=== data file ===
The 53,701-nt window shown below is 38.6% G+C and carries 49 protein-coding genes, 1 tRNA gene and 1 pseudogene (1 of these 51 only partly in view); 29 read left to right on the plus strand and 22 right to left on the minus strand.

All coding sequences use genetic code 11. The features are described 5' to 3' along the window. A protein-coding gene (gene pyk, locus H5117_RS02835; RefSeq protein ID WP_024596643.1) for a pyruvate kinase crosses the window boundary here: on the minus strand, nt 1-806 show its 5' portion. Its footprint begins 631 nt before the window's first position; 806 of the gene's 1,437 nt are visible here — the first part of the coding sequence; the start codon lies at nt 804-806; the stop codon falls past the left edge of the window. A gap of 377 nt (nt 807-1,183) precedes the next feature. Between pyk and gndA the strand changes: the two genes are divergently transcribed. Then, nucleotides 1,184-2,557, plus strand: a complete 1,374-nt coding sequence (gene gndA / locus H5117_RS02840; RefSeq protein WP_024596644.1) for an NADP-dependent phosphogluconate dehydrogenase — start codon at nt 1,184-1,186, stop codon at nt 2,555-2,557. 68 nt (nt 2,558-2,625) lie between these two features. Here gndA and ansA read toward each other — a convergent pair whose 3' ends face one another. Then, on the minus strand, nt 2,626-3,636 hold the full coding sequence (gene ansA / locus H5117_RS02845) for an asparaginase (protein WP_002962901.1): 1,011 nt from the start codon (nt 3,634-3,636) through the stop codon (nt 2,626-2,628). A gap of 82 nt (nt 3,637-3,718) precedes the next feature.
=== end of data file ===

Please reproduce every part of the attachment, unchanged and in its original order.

The 53,701-nt window shown below is 38.6% G+C and carries 49 protein-coding genes, 1 tRNA gene and 1 pseudogene (1 of these 51 only partly in view); 29 read left to right on the plus strand and 22 right to left on the minus strand.

All coding sequences use genetic code 11. The features are described 5' to 3' along the window. A protein-coding gene (gene pyk, locus H5117_RS02835; RefSeq protein ID WP_024596643.1) for a pyruvate kinase crosses the window boundary here: on the minus strand, nt 1-806 show its 5' portion. Its footprint begins 631 nt before the window's first position; 806 of the gene's 1,437 nt are visible here — the first part of the coding sequence; the start codon lies at nt 804-806; the stop codon falls past the left edge of the window. A gap of 377 nt (nt 807-1,183) precedes the next feature. Between pyk and gndA the strand changes: the two genes are divergently transcribed. Then, nucleotides 1,184-2,557, plus strand: a complete 1,374-nt coding sequence (gene gndA / locus H5117_RS02840; RefSeq protein WP_024596644.1) for an NADP-dependent phosphogluconate dehydrogenase — start codon at nt 1,184-1,186, stop codon at nt 2,555-2,557. 68 nt (nt 2,558-2,625) lie between these two features. Here gndA and ansA read toward each other — a convergent pair whose 3' ends face one another. Then, on the minus strand, nt 2,626-3,636 hold the full coding sequence (gene ansA / locus H5117_RS02845) for an asparaginase (protein WP_002962901.1): 1,011 nt from the start codon (nt 3,634-3,636) through the stop codon (nt 2,626-2,628). A gap of 82 nt (nt 3,637-3,718) precedes the next feature.